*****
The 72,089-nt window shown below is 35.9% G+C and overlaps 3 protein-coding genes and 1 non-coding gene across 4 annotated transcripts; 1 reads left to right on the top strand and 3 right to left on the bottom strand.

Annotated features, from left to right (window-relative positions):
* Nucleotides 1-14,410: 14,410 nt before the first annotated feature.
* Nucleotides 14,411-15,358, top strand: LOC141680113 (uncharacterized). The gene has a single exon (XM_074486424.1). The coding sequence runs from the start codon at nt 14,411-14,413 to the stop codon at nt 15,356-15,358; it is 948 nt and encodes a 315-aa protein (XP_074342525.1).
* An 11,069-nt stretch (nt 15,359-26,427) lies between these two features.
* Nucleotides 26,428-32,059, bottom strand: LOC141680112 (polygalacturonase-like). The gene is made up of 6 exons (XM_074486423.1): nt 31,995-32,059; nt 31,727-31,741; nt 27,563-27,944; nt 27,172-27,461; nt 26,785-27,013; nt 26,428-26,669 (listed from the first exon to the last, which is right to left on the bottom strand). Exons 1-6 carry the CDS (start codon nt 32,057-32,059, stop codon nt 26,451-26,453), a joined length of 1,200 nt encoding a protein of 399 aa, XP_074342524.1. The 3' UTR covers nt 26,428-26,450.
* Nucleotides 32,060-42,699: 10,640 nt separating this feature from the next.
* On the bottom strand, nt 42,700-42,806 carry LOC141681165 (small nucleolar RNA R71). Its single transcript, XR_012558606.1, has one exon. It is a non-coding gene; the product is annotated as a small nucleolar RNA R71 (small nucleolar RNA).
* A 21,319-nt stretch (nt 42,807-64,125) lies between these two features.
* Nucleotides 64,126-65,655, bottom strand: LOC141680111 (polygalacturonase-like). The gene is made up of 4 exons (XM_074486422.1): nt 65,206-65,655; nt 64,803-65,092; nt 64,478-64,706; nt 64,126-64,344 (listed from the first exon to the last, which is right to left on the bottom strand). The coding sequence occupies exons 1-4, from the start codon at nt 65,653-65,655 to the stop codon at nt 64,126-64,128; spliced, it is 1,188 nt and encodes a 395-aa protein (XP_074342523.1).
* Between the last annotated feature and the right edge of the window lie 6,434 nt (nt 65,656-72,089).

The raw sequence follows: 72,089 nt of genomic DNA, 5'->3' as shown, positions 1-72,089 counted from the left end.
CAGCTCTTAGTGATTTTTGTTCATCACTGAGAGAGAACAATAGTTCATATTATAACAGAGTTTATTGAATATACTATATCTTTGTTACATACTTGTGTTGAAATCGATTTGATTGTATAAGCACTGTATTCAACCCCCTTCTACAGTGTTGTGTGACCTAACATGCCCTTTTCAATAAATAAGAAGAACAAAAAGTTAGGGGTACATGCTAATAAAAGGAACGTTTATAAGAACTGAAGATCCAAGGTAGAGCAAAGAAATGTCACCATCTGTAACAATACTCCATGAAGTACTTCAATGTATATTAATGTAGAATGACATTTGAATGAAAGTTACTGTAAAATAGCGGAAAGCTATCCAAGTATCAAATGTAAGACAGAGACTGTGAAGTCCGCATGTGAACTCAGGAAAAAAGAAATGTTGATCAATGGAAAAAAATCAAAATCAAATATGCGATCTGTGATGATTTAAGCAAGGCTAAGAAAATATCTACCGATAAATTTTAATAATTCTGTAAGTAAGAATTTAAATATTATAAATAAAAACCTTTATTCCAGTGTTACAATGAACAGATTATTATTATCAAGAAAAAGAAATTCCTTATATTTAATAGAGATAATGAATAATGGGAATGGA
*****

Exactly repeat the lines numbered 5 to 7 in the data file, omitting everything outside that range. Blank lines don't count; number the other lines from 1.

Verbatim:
* An 11,069-nt stretch (nt 15,359-26,427) lies between these two features.
* Nucleotides 26,428-32,059, bottom strand: LOC141680112 (polygalacturonase-like). The gene is made up of 6 exons (XM_074486423.1): nt 31,995-32,059; nt 31,727-31,741; nt 27,563-27,944; nt 27,172-27,461; nt 26,785-27,013; nt 26,428-26,669 (listed from the first exon to the last, which is right to left on the bottom strand). Exons 1-6 carry the CDS (start codon nt 32,057-32,059, stop codon nt 26,451-26,453), a joined length of 1,200 nt encoding a protein of 399 aa, XP_074342524.1. The 3' UTR covers nt 26,428-26,450.
* Nucleotides 32,060-42,699: 10,640 nt separating this feature from the next.